The Senate approval comes a day after Trump signed the “phase one” trade deal with China that marked a milestone in the nearly 2-year-old trade dispute between the world’s two biggest economies.
With the same kind of bipartisan support, USMCA cleared the U.S. House of Representatives, 385 to 41, on Dec. 19. The agreement now heads to Trump’s desk for his signature.
USMCA will replace the 26-year-old North American Free Trade Agreement (NAFTA). It maintains tariff-free access to Mexico for U.S. exporters. And for Canada, it provides tariff-free access for 99 percent of U.S. goods and lifts some non-tariff barriers facing U.S. dairy and poultry exports.
The United States, Canada, and Mexico agreed on the new trade deal in October 2018 after a lengthy and intense negotiation process, and the countries’ leaders signed it on Nov. 30, 2018. The deal, however, was caught up waiting for U.S. congressional approval since then.
Democrats, who control the House, raised issues concerning enforcement, labor, environmental, and pharmaceutical provisions of the agreement. The Trump administration and House Democrats formed a working group to address those issues. After months of negotiations, both sides resolved their differences on the agreement. On Dec. 10, the trade deputies of the three countries signed the modifications to USMCA in Mexico City.
The agreement is composed of 34 chapters and 16 side letters. According to a report by the Congressional Research Service, USMCA maintains most chapters of NAFTA, but makes significant revisions in the areas of market access for autos and agriculture as well as investment, government procurement, intellectual property rights, labor, and the environment. It also addresses new issues such as digital trade, state-owned enterprises, and currency devaluation.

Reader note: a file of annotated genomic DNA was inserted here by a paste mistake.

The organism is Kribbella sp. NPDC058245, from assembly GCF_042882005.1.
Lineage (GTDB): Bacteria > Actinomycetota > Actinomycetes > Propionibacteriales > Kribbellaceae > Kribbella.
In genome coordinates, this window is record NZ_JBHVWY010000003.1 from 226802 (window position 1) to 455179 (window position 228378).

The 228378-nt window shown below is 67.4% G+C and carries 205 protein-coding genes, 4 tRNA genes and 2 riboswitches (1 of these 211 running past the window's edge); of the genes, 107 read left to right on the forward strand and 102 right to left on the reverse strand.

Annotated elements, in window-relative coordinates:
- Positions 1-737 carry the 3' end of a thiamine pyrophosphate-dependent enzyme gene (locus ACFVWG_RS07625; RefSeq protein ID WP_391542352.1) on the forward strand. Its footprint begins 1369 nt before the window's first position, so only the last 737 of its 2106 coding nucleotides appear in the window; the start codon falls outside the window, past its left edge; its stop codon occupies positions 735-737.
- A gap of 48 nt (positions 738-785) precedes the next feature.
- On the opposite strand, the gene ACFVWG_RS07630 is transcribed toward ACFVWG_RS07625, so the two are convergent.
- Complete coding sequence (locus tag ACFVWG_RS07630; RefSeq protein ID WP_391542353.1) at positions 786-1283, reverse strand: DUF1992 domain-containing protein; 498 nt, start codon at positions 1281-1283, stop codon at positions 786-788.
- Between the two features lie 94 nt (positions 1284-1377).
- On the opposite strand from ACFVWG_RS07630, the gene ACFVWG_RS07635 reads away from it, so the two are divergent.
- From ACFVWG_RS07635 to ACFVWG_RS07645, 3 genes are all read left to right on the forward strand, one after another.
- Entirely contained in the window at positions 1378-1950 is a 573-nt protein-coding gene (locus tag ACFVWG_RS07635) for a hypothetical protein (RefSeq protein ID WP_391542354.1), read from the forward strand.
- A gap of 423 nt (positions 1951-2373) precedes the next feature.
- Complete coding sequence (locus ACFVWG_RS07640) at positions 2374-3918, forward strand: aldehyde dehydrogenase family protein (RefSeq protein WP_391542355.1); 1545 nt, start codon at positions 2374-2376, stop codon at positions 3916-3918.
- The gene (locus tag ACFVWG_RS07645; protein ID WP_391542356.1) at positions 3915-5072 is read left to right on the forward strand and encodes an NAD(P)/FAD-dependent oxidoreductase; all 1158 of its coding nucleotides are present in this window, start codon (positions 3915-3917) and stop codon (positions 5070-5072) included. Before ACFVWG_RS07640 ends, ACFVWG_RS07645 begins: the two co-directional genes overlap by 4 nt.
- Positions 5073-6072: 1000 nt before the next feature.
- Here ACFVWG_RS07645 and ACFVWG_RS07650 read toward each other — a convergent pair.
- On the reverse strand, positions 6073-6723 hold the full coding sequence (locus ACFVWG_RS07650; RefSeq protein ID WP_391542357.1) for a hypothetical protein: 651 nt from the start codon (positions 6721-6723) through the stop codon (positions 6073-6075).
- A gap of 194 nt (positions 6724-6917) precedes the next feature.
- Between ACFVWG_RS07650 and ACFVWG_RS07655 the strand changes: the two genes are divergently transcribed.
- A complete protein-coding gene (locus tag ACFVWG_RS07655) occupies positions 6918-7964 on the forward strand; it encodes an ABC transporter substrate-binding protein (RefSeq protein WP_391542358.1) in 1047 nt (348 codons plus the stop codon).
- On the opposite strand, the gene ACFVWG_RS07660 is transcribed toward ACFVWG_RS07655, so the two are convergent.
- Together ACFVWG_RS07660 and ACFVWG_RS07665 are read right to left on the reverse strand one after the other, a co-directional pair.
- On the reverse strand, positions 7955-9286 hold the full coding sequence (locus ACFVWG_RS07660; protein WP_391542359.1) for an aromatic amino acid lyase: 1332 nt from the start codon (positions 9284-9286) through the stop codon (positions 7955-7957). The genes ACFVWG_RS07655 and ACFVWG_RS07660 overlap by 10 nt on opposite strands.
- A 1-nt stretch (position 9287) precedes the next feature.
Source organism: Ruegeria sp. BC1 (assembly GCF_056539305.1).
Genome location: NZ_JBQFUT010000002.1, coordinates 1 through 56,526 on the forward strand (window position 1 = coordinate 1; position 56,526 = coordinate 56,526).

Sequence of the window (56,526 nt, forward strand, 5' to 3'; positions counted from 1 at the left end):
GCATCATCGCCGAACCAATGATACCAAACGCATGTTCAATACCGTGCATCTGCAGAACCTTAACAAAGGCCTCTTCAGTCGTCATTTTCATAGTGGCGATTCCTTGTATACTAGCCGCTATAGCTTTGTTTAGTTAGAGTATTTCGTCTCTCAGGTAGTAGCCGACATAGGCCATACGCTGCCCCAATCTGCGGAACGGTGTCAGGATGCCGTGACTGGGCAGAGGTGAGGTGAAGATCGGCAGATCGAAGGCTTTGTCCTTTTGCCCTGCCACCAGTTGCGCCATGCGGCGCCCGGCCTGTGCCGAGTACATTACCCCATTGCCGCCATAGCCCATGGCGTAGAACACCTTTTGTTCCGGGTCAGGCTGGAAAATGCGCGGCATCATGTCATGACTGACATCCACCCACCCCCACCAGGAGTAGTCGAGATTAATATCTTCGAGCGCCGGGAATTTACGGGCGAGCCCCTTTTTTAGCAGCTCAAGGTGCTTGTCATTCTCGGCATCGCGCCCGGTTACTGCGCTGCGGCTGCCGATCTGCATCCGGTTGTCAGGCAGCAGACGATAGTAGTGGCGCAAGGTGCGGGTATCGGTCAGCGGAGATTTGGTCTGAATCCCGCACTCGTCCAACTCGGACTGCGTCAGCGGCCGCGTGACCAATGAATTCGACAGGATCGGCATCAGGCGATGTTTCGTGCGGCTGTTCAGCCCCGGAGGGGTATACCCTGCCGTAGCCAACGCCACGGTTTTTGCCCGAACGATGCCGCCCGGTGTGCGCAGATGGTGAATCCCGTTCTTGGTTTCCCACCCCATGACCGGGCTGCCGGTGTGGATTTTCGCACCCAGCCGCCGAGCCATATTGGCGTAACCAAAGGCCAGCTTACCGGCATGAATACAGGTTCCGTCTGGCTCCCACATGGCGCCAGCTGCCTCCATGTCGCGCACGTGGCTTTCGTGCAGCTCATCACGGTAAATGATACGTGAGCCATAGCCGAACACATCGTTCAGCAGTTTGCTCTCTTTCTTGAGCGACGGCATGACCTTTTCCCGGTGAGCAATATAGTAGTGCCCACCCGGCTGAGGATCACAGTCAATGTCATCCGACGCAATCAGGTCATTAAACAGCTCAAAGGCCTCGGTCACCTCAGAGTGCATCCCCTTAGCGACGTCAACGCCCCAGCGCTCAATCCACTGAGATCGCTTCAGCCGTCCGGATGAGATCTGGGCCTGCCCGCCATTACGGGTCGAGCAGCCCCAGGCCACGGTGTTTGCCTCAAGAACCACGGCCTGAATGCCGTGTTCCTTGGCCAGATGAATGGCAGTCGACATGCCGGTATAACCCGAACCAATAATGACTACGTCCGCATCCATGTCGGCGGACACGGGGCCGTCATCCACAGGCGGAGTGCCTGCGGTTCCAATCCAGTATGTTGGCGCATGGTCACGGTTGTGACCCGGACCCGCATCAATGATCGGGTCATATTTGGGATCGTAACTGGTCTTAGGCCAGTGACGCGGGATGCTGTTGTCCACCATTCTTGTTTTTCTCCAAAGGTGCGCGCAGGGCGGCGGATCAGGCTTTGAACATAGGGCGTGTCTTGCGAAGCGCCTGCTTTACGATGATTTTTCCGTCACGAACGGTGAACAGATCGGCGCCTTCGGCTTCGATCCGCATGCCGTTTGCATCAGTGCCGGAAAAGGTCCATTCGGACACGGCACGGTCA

USMCA is estimated to have a significant impact on the U.S. manufacturing sector, particularly automotive. A study by the Office of the U.S. Trade Representative found that the agreement would boost automotive manufacturing investments in the United States by $34 billion over the next five years, adding nearly 76,000 new automotive jobs.
Labor provisions of the agreement hold Mexico accountable for improving workers’ rights, and the agreement grants the United States new enforcement authorities.
It’s also a win for U.S. dairy farmers as it provides increased access to Canadian markets. It has also eliminated Canada’s “Class 7” milk-ingredient pricing program, which the United States has regarded as an unfair system for American dairy exports. In return for market access, Washington expanded import quota levels for dairy and sugar products from Canada.
Eight Democrats, one Republican, and one independent voted against the trade deal. Those who voted against were Senate Minority Leader Chuck Schumer (D-N.Y.), Kamala Harris (D-Calif.), Kirsten Gillibrand (D-N.Y.), Cory Booker (D-N.J.), Ed Markey (D-Mass.), Jack Reed (D-R.I.), Sheldon Whitehouse (D-R.I.), Brian Schatz (D-Hawaii), Pat Toomey (R-Pa.), and Bernie Sanders (I-Vt.)
Schumer said the new deal had strong labor provisions and enforcement mechanisms but fell “far too short” in addressing climate change.
“Despite the improvements Democrats secured to better protect workers: I am voting against USMCA. Because it doesn’t address climate change, the greatest threat facing our planet,” Schumer wrote on Twitter before the Senate vote.
Businesses and farmers throughout the country praised the passage of the agreement in the Senate.
“While no deal is perfect, USMCA’s updated rules on digital trade, non-tariff barriers, and services promise real benefits to American businesses and consumers,” U.S. Chamber of Commerce CEO Thomas Donohue said in a statement.
“Today’s vote sends a powerful message to the world that America remains open for business.”
A study released in April 2019 by the U.S. International Trade Commission showed that the trade pact would raise the United States’ real gross domestic product by $68.2 billion, or 0.35 percent, and create 176,000 new jobs.